Media's coverage of the Red Lake slayings

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Before 16-year-old Jeffrey Weise gunned down nine tribal members and then
himself the afternoon of March 21, Michael Barrett's privately-owned Red
Lake Net News Web site (www.rlnn.com) was getting a couple hundred hits a
day - mostly from members of the small Red Lake Band of Chippewa Indians in
Minnesota.

"At one point the site was being hit at the rate of 1,200 hits per hour for
a couple of days, but now it is roughly about 1,000 hits per day," Barrett
said.

But within hours of the massacre, thousands visited the site and scores of
national press descended upon this remote reservation - hours from
Minneapolis, Minn., the nearest city. "Since March 21st [up until] today
[March 29], I've had about 70,000 hits to the main page," Barrett said.

Some say the initial stories highlighted the poverty and despair of the
reservation. Kathie Curley, a public information officer for the Navajo
Nation tourism department, speculated that "maybe it's because main-stream
America can't relate with poor Native Americans."

"But I think other ethnic groups would have the same problem. Imagine
covering similar incidents in a Vietnamese, Asian or Latino community -
even black. It just wouldn't be the same as coverage of a mainstream
middle-class neighborhood."

At the University of Minnesota, students in a Tribal Government class
taught by American Indian Studies professor and author David Wilkins,
Lumbee, had mixed reactions. "Some [students] thought the coverage was
focused too much on the poverty and despair," said Wilkins. "But others
thought that it wasn't. There was a mixed bag of opinions."

Then there are charges that the media underplayed the coverage in
comparison to the 1999 Columbine killings, in which 13 students were gunned
down. Don Wycliff, public editor for the Chicago Tribune, wrote in his
March 24 column that he heard from sources that the Red Lake killings were
being underplayed "for what some suspected were racist reasons."

Wycliff argued that the Columbine killings were different because there the
story played out partially on live television and that the public is used
to seeing live video - something the Red Lake story lacked.

"The Rodney King tapes; Timothy McVeigh's truck bomb; airplanes crashing
into the twin towers of New York's World Trade Center ... we take it for
granted that [video coverage] will be there," he wrote. "What the Red Lake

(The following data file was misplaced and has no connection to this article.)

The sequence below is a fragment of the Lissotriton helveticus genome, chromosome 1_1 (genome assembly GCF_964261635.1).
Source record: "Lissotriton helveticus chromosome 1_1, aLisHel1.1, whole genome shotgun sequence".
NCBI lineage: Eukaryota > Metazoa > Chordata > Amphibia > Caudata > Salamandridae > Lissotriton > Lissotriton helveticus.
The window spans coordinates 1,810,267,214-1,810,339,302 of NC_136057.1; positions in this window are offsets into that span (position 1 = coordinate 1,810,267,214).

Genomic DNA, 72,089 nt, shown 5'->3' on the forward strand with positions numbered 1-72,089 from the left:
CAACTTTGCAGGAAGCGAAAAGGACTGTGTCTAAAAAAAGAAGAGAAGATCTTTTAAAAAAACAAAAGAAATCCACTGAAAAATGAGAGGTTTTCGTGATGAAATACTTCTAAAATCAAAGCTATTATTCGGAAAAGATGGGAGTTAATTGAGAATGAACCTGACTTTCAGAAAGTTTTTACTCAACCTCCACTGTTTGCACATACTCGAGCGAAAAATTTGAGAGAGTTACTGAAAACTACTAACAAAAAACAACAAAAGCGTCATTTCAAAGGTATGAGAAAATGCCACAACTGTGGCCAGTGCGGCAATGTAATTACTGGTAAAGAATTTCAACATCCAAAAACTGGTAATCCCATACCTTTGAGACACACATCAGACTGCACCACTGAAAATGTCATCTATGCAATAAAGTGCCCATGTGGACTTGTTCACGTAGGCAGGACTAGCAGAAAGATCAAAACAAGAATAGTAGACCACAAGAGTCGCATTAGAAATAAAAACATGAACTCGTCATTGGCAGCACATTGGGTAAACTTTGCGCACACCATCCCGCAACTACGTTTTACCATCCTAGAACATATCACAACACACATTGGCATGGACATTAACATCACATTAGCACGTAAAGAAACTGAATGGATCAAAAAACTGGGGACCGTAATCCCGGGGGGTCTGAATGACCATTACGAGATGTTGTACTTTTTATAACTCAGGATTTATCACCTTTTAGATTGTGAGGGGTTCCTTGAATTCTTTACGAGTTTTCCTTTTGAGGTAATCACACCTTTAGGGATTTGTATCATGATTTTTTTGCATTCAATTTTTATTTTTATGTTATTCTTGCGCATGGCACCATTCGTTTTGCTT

massacre reminds us is that, even in our highly urbanized, electronically
monitored nation, there still are remote places that are a challenge for
[the media] to reach."

Minnesota Star Tribune deputy editor of editorial pages Mike Boyd agreed:
"I really don't think it's racism," he said via e-mail. "I think it is the
isolation of the place, the restrictions put in place by the elders, the
lack of as many people affected [smaller student population]."

In the initial days, according to reports, the tribe stifled the media and
asserted its sovereignty by closing off the reservation. A photographer and
reporter were detained by tribal police and their equipment confiscated.

A Star Tribune columnist wrote: "Tribal police impeded reporters attempting
to do what they would do for any other community at a critical moment: make
sure everyone's voice is heard, that their stories are fully told."

Boyd said his staff "already knew that Red Lake was a closed reservation."

Nonetheless, Star Tribune reporter Mark Boswell, Ojibwe, had difficulty. He
wrote in an essay that he tried speaking Ojibwe, hoping that would help him
get access, but that didn't help.

"And as for the police and the federal jurisdiction to close off access to
the Red Lake, it's really not that unusual for Red Lake that is," Boswell
said in an e-mail. "The reservation is only one of two reservations in the
United States to have such an unusual relationship with the feds. And as to
why they did it ... maybe because they could do it. It's a very controlled
environment."

President Bush's long silence on the tragedy only fueled the charges, as
American Indian Movement leader Vernon Bellecourt told The Washington Post.
"When people's children are murdered and others in the hospital hanging
onto life, he should be the first one [to] offer condolences ... if this
was a white community, I don't think he'd have any problem doing that."

Indeed, Bush offered condolences to the family of brain-damaged Floridian
Terri Schiavo on live television within hours of her death March 31.

Some felt, however, that the local coverage has been OK. "The first concern
was usually [that] when large [national] papers come in and write a story,
they don't do a good job," said Wilkins, who has only been watching
coverage by the Minnesota print media; "but I think the Star Tribune has
done as decently as any newspaper can do." He said in the five years he's
been in Minnesota, The Sunday Viewpoints had an Ojibwe's viewpoint: "That
is a first." The paper also has a Web site with videos. "They have allowed
the Red Lake voice into their paper."

Boyd said, "A number of our reporters have spent a fair amount of time on
reservations ... [One of our reporters, an] Ojibwe reporter up there, is
originally from White Earth, just down the road a bit. Plus, we deal with
Ojibwe all the time; most of the Red Lake people have family in the
cities."